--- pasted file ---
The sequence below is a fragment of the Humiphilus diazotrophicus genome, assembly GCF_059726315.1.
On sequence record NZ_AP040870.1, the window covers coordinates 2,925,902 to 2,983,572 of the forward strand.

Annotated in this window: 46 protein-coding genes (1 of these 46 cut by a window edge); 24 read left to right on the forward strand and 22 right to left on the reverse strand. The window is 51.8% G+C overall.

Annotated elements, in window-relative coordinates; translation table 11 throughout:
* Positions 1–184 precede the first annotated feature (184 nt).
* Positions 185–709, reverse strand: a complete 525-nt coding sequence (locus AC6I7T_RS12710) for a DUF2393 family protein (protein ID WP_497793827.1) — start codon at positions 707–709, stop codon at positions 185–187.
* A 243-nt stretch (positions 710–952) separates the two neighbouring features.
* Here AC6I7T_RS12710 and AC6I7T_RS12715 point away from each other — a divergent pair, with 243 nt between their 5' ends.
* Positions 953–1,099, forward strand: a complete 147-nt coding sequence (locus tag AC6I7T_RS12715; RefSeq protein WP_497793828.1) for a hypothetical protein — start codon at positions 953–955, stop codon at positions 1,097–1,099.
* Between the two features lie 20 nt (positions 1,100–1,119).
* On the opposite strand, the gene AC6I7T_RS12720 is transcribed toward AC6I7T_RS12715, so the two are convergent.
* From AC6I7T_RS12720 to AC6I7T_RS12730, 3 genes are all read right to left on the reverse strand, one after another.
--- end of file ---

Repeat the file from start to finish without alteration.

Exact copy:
The sequence below is a fragment of the Humiphilus diazotrophicus genome, assembly GCF_059726315.1.
On sequence record NZ_AP040870.1, the window covers coordinates 2,925,902 to 2,983,572 of the forward strand.

Annotated in this window: 46 protein-coding genes (1 of these 46 cut by a window edge); 24 read left to right on the forward strand and 22 right to left on the reverse strand. The window is 51.8% G+C overall.

Annotated elements, in window-relative coordinates; translation table 11 throughout:
* Positions 1–184 precede the first annotated feature (184 nt).
* Positions 185–709, reverse strand: a complete 525-nt coding sequence (locus AC6I7T_RS12710) for a DUF2393 family protein (protein ID WP_497793827.1) — start codon at positions 707–709, stop codon at positions 185–187.
* A 243-nt stretch (positions 710–952) separates the two neighbouring features.
* Here AC6I7T_RS12710 and AC6I7T_RS12715 point away from each other — a divergent pair, with 243 nt between their 5' ends.
* Positions 953–1,099, forward strand: a complete 147-nt coding sequence (locus tag AC6I7T_RS12715; RefSeq protein WP_497793828.1) for a hypothetical protein — start codon at positions 953–955, stop codon at positions 1,097–1,099.
* Between the two features lie 20 nt (positions 1,100–1,119).
* On the opposite strand, the gene AC6I7T_RS12720 is transcribed toward AC6I7T_RS12715, so the two are convergent.
* From AC6I7T_RS12720 to AC6I7T_RS12730, 3 genes are all read right to left on the reverse strand, one after another.